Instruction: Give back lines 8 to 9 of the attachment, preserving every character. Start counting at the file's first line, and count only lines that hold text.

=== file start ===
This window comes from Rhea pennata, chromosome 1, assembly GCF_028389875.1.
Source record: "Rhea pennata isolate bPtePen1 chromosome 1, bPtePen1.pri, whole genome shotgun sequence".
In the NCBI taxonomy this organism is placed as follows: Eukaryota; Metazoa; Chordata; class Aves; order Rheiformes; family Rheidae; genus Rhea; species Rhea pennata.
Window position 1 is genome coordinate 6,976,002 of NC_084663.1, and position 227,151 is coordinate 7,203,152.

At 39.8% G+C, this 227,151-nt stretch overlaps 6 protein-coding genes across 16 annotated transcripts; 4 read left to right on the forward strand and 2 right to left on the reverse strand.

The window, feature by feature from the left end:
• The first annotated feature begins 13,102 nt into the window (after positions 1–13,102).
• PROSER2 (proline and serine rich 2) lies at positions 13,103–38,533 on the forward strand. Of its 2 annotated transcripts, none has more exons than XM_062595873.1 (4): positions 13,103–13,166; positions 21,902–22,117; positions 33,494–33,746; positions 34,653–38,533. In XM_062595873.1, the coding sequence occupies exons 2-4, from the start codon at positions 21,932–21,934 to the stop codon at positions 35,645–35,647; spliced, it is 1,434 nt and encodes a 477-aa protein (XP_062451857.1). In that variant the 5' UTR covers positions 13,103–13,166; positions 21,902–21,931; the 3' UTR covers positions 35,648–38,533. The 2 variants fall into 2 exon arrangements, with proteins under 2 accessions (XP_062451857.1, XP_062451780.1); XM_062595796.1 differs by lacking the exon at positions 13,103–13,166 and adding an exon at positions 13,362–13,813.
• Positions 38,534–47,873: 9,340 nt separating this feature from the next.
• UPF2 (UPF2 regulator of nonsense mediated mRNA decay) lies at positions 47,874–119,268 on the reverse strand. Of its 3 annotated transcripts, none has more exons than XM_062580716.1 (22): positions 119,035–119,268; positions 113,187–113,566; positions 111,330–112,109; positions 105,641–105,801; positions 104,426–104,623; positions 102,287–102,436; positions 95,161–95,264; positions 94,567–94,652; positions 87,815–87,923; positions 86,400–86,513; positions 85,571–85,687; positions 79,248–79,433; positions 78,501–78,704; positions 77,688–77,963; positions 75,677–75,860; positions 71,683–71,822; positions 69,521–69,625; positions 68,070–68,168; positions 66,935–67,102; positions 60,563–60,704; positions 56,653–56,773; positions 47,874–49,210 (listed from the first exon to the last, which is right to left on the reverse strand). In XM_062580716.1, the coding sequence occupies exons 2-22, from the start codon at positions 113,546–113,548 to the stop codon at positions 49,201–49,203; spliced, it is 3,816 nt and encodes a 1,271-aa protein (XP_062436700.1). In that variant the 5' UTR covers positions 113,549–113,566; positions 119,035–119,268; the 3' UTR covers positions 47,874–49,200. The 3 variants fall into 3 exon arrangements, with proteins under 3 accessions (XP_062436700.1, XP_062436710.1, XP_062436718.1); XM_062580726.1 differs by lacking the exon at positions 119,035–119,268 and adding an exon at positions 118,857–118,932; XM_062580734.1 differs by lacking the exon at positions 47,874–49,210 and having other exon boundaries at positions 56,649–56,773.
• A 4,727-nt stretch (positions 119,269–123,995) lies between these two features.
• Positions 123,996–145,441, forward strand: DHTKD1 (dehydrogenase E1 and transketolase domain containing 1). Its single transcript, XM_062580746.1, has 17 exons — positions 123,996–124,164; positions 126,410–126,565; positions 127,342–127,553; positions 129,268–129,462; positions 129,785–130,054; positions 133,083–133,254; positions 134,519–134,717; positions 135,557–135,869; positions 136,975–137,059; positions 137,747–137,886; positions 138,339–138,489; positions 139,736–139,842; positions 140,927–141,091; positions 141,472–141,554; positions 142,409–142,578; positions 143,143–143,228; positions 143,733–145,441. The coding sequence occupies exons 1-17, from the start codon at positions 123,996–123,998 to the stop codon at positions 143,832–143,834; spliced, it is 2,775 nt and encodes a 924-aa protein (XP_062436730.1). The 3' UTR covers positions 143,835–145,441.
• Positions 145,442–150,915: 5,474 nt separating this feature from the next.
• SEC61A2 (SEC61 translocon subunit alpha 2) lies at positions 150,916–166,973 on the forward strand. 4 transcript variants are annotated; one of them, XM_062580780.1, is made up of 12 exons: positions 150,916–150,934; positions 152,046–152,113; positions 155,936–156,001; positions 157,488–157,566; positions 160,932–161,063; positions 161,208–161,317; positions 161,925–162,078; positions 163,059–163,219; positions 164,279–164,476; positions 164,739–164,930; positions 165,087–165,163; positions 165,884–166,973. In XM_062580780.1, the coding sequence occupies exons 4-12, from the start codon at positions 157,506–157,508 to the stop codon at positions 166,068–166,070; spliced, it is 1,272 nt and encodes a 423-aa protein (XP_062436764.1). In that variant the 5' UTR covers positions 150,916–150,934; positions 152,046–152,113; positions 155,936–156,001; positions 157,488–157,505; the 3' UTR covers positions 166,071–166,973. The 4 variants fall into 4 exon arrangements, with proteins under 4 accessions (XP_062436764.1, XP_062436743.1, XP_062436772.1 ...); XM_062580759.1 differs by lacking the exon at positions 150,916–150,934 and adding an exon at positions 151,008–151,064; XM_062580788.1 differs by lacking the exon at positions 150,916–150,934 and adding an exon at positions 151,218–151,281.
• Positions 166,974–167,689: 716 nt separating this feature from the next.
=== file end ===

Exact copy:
• PROSER2 (proline and serine rich 2) lies at positions 13,103–38,533 on the forward strand. Of its 2 annotated transcripts, none has more exons than XM_062595873.1 (4): positions 13,103–13,166; positions 21,902–22,117; positions 33,494–33,746; positions 34,653–38,533. In XM_062595873.1, the coding sequence occupies exons 2-4, from the start codon at positions 21,932–21,934 to the stop codon at positions 35,645–35,647; spliced, it is 1,434 nt and encodes a 477-aa protein (XP_062451857.1). In that variant the 5' UTR covers positions 13,103–13,166; positions 21,902–21,931; the 3' UTR covers positions 35,648–38,533. The 2 variants fall into 2 exon arrangements, with proteins under 2 accessions (XP_062451857.1, XP_062451780.1); XM_062595796.1 differs by lacking the exon at positions 13,103–13,166 and adding an exon at positions 13,362–13,813.
• Positions 38,534–47,873: 9,340 nt separating this feature from the next.